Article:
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Back in the mid to late 1980s, houses were demolished, and a weir was dug out as a proactive approach to relieve flooding in the area bordered by West Bank, Vanderford and Institute streets. Since that time, the city’s maintenance department has been inconsistent and negligent in maintaining overgrowth in this fenced-in area. This has resulted in environmental health concerns in the form of snakes, rats, groundhogs, raccoons and a host of other pests plaguing our yards and homes.
This is all city property, and code enforcement trucks are seen daily riding through our neighborhood, yet they apparently don’t see the growth, and therefore nothing gets done. It is a challenge each year for residents of the area to contact city maintenance to get something done.
One maintenance department employee asked me, “What do you want that would make you happy about your concerns?” He further explained that he was responsible for maintenance of the larger parks in the city that were used by more residents, and this issue was not a priority. His attitude and lack of concern is indicative of a larger problem with the neglect of some citizens and certain neighborhoods.
Our request is simple:

We should not have to contact the maintenance department every year asking them to do what they are supposed to do. We have a good community in this area, and our concern is to have assistance with the continued beautification and pride the older residents take in our community, as well as concern for the health and welfare of the children who play adjacent to the area.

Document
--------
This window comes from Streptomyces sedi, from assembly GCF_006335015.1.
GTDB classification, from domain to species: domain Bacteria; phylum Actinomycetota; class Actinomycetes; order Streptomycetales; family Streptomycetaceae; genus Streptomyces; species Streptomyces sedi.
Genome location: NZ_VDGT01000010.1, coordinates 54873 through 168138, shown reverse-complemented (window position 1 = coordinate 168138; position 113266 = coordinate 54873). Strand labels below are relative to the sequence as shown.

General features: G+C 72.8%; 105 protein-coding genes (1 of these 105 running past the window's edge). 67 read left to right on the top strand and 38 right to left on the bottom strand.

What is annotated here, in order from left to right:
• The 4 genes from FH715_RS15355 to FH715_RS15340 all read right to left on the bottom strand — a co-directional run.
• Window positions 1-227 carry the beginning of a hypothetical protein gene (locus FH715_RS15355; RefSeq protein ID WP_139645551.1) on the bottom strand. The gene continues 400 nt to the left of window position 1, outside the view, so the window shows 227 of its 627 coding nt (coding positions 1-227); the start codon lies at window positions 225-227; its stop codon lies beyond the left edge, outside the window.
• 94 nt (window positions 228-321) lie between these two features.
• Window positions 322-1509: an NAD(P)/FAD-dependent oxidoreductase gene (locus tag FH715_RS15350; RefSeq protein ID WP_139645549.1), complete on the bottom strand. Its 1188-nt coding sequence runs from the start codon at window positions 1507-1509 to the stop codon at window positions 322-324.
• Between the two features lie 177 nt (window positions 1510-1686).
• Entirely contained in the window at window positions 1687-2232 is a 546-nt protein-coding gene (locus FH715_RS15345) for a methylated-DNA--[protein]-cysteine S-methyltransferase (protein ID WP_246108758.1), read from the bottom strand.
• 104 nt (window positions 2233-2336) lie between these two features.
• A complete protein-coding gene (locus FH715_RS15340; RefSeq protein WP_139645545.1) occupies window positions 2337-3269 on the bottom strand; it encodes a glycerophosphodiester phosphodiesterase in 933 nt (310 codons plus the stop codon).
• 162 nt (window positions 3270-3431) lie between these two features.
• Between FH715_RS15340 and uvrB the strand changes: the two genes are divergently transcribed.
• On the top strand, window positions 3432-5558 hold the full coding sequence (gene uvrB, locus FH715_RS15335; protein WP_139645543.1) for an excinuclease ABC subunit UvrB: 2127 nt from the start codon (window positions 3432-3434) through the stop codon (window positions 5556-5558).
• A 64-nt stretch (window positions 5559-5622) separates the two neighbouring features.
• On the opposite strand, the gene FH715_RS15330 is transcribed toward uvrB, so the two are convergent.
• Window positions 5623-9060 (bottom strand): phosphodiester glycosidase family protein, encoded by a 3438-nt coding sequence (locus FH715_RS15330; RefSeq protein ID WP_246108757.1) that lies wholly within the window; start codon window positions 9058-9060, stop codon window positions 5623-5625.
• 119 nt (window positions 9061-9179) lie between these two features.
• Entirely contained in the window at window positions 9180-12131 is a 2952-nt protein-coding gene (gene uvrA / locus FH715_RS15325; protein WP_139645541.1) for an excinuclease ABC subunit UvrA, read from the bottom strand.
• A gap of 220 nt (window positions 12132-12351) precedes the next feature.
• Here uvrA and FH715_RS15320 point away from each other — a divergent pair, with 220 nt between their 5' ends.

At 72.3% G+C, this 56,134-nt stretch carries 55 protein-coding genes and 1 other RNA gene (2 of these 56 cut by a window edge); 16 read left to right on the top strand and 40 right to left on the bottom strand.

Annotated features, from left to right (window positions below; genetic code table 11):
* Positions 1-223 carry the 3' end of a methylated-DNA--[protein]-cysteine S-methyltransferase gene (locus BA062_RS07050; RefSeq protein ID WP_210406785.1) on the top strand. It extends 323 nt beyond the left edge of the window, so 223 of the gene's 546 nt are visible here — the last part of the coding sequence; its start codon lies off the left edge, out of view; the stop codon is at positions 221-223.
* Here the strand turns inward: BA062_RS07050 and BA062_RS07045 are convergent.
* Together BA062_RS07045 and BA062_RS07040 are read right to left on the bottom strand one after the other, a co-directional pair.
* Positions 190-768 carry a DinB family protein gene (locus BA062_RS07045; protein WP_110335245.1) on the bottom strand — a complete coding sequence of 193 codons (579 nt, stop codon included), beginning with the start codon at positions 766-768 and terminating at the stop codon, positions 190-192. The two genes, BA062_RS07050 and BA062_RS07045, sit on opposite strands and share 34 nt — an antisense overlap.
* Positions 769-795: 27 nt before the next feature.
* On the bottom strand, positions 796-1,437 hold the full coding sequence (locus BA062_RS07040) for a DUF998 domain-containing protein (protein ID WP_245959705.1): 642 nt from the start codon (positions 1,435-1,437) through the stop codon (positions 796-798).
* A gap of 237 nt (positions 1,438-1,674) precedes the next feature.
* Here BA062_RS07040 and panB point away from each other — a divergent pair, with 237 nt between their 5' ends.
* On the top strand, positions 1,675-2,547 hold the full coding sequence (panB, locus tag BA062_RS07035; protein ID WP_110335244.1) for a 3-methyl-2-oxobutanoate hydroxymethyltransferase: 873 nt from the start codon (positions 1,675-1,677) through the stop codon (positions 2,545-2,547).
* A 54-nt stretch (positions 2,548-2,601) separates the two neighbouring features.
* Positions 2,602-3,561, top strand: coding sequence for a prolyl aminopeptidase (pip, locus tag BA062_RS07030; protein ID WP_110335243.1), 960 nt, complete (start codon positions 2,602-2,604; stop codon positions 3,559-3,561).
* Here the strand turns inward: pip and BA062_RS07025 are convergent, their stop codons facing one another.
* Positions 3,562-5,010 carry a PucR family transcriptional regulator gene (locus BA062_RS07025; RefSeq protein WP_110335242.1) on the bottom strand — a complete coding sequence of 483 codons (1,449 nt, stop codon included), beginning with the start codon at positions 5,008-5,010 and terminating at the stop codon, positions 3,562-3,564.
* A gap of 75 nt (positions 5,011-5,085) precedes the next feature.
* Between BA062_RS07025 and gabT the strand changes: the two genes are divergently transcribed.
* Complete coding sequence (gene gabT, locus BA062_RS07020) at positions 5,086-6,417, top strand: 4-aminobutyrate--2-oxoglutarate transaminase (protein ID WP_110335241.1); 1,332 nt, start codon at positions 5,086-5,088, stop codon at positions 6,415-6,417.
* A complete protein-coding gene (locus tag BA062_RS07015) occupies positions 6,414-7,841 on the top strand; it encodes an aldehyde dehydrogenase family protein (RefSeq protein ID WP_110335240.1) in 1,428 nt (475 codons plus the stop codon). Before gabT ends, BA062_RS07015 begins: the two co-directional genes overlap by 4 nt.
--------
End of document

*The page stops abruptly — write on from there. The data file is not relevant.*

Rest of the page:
— Charles Hardin Sr.

Salisbury

Each week folks travel to Raleigh to take part in Moral Monday. They have a voice, and they want to be heard; they need to be heard. The issues set before the General Assembly are difficult, but they will have far reaching impact on many of our poor. I support their endeavors, and as N.C. Sen. Thom Goolsby of Wilimington describes us as “clowns, mostly white, angry, aged former hippies,” I say what a diverse group we are. We all know that diversity helps make the world go round. Finally, the raspberry award goes out to the Mecklenburg County Jail for dismissing 72-year-old Episcopal priest Rev. Jane Holmes. She can no longer serve as a volunteer chaplain at the jail due to her recent arrest at Moral Monday. Shame, shame, shame on you, Mecklenburg County.
— Mark Williams

Salisbury

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